The Thunderbolt is a great looking phone, but what about its guts?  Well, they’re equally as impressive as the chassis even if they don’t contain a dual core CPU.  Unlike most other smartphones out there the HTC Thunderbolt comes with 40GB of storage right out of the box.  It sports 8GB of internal memory (about 3 GB available) with a 32GB SD card installed by the MFG.  If you’re a multimedia ho then this phone is great for storing your music, movies, games, ringtones, wallpapers, etc..

The TB also sports 768MB of RAM, which in my opinion is more important than a dual core CPU.  Sure, I’m jealous that I don’t have a dual core, but I’m more than pleased with the phone’s performance due to its RAM capacity.  I run around 17 widgets on my custom scene and have yet to see my available ram drop under 150MB.  Typically the free RAM hovers around 190-225MB, which is plenty to run all of the apps I have downloaded.  In fact, I’d say a normal user will probably see even better RAM management with their HTC TB, because I’m guessing most of you don’t download the kitchen sync to your phone when it comes to 3rd party apps.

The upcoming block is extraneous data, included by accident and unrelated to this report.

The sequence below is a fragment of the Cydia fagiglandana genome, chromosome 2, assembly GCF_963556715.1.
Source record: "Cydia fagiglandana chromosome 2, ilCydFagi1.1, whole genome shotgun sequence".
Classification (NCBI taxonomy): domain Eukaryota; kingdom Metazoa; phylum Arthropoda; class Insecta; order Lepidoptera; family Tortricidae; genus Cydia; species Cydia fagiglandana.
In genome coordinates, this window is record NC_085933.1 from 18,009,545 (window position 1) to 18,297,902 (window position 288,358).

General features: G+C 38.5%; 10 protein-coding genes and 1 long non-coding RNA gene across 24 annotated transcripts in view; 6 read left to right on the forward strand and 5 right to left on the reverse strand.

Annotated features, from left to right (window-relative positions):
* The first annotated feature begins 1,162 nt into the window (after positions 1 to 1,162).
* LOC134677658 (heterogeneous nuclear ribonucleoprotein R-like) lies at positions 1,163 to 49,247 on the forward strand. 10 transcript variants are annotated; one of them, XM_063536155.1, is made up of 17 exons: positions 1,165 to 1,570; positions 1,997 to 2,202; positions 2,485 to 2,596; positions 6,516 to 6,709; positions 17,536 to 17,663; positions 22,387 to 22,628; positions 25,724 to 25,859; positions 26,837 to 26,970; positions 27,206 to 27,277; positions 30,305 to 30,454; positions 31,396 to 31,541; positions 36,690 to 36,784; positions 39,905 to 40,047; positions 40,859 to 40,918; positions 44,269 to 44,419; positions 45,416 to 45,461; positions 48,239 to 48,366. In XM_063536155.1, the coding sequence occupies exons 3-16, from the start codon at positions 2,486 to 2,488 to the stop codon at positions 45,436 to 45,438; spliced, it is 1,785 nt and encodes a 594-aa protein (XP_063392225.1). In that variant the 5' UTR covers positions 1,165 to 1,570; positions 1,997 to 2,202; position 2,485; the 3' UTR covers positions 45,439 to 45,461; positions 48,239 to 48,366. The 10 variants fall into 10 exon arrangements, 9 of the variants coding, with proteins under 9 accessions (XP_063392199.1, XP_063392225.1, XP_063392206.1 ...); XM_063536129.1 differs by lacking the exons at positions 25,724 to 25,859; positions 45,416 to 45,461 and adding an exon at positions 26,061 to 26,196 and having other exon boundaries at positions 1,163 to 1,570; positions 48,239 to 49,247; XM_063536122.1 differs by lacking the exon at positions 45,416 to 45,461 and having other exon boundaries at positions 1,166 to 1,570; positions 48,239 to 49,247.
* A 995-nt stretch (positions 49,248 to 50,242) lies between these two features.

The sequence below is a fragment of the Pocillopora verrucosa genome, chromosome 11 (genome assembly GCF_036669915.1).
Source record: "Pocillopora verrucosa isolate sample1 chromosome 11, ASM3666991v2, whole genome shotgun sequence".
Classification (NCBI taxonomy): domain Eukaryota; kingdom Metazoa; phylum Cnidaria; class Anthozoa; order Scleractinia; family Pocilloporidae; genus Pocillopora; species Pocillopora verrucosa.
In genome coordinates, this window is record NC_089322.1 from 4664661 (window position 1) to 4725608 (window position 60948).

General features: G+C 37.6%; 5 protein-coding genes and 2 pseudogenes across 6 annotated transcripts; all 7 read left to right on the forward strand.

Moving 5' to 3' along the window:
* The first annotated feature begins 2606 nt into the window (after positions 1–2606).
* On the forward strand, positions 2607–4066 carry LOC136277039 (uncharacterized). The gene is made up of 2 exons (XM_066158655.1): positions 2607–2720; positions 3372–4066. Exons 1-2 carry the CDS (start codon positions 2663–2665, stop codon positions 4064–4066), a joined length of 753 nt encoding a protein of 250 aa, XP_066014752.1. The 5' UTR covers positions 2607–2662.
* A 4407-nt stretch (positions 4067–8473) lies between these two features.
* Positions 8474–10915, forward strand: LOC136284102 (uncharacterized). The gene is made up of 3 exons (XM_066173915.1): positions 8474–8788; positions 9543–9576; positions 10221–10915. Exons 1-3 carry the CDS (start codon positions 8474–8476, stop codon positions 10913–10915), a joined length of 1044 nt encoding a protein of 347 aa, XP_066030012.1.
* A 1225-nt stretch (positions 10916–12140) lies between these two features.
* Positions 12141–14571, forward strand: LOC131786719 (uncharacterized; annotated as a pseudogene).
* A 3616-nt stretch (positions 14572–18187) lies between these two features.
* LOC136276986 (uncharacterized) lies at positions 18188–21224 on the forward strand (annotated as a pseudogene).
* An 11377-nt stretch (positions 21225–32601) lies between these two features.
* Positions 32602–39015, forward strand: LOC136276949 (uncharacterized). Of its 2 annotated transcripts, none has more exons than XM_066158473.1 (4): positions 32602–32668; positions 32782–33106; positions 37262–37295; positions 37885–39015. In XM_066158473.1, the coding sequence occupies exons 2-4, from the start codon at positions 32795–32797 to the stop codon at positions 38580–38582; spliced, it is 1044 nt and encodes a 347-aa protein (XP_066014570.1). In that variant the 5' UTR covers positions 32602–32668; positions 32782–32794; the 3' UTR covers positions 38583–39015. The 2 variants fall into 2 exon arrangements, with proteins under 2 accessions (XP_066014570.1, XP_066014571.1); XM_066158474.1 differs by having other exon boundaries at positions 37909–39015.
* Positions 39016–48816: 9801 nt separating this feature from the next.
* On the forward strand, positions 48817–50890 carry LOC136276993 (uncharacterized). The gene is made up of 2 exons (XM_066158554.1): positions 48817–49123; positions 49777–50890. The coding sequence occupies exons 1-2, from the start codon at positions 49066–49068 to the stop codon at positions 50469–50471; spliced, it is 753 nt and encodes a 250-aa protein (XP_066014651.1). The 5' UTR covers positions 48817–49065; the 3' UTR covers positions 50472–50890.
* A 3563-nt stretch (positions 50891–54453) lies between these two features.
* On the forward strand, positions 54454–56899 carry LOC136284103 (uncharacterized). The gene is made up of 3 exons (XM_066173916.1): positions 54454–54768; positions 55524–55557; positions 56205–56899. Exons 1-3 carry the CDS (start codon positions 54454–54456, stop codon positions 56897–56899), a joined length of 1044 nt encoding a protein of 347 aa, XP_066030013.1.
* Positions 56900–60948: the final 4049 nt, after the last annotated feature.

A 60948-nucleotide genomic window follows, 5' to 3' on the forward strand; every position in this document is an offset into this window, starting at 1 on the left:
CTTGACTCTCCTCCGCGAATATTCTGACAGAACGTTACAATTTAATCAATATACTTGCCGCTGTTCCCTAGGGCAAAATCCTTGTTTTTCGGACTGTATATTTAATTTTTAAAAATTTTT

Having some decent RAM only adds to the much improved Sense UI, which HTC overlays on top of the stock Android OS.  I’m so glad to be using Sense again versus MotoBlur.  I found Blur to be a less than stellar UI on the Droid X, and it didn’t really showcase the wonders of the Android OS.  This is not the case with Sense, which does a great job of sprucing up the stock Android experience.  It allows for increased customization when it comes to how your screens look (Scenes), as well as how the windows and nav bars look (Skins).  For someone who likes to express their style on their gadgets this is a big plus.  It can also be a big curse if you’re an obsessive compulsive about creating the ideal environment for your phone like myself.  But I’d rather have the ability to customize my scenes versus not being able to, so I’ll deal with my own issues.



Not only does the HTC Thunderbolt look great and blaze on 4G, it has a surprisingly decent camera for a smartphone.  I’ve never really had a great experience with a mobile phone’s camera until now.  The TB sports an 8MP rear camera as well as a 1.3MP front facing camera.  The rear camera is the real winner here.  I’ve taken a few sample pics using the highest quality setting for the camera, which you can see after the break.  I found it to perform admirably in both outdoor and indoor shots using the still camera and the video camera.  Unlike other smartphones the Thunderbolt doesn’t seem to produce those shaky looking images that I experienced with the Droid X.  At times I felt like I had an early onset of Parkinson’s Disease while using other smartphone cameras, but that is not the case with the HTC Thunderbolt.